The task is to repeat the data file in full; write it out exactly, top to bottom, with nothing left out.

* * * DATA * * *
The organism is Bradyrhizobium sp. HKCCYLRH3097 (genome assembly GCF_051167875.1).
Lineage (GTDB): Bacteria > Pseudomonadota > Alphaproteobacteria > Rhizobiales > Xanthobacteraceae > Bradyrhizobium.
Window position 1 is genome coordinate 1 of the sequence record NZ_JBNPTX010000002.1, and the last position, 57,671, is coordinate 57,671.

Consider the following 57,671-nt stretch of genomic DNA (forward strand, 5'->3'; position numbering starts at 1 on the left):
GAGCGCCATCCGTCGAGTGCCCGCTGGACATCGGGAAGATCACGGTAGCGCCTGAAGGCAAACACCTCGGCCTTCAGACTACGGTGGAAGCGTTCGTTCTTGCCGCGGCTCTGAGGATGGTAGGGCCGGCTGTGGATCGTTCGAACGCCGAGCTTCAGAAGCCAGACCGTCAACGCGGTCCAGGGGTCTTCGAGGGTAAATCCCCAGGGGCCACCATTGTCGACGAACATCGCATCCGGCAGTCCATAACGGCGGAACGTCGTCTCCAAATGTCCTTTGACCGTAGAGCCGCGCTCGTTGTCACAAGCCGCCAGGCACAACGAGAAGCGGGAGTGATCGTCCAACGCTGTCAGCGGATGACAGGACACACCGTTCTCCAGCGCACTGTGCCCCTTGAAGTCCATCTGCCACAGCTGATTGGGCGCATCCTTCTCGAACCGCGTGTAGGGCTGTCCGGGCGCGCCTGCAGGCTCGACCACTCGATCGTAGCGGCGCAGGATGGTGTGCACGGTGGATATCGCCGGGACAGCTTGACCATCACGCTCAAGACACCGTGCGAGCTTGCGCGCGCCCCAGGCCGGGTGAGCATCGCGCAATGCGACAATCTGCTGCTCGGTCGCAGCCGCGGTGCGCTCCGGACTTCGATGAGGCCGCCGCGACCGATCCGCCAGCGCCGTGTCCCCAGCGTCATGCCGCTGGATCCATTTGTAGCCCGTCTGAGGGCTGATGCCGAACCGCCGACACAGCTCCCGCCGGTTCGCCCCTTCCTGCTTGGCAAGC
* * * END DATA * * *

The organism is Bradyrhizobium sp. HKCCYLRH3097 (genome assembly GCF_051167875.1).
Lineage (GTDB): Bacteria > Pseudomonadota > Alphaproteobacteria > Rhizobiales > Xanthobacteraceae > Bradyrhizobium.
Window position 1 is genome coordinate 1 of the sequence record NZ_JBNPTX010000002.1, and the last position, 57,671, is coordinate 57,671.

Consider the following 57,671-nt stretch of genomic DNA (forward strand, 5'->3'; position numbering starts at 1 on the left):
GAGCGCCATCCGTCGAGTGCCCGCTGGACATCGGGAAGATCACGGTAGCGCCTGAAGGCAAACACCTCGGCCTTCAGACTACGGTGGAAGCGTTCGTTCTTGCCGCGGCTCTGAGGATGGTAGGGCCGGCTGTGGATCGTTCGAACGCCGAGCTTCAGAAGCCAGACCGTCAACGCGGTCCAGGGGTCTTCGAGGGTAAATCCCCAGGGGCCACCATTGTCGACGAACATCGCATCCGGCAGTCCATAACGGCGGAACGTCGTCTCCAAATGTCCTTTGACCGTAGAGCCGCGCTCGTTGTCACAAGCCGCCAGGCACAACGAGAAGCGGGAGTGATCGTCCAACGCTGTCAGCGGATGACAGGACACACCGTTCTCCAGCGCACTGTGCCCCTTGAAGTCCATCTGCCACAGCTGATTGGGCGCATCCTTCTCGAACCGCGTGTAGGGCTGTCCGGGCGCGCCTGCAGGCTCGACCACTCGATCGTAGCGGCGCAGGATGGTGTGCACGGTGGATATCGCCGGGACAGCTTGACCATCACGCTCAAGACACCGTGCGAGCTTGCGCGCGCCCCAGGCCGGGTGAGCATCGCGCAATGCGACAATCTGCTGCTCGGTCGCAGCCGCGGTGCGCTCCGGACTTCGATGAGGCCGCCGCGACCGATCCGCCAGCGCCGTGTCCCCAGCGTCATGCCGCTGGATCCATTTGTAGCCCGTCTGAGGGCTGATGCCGAACCGCCGACACAGCTCCCGCCGGTTCGCCCCTTCCTGCTTGGCAAGC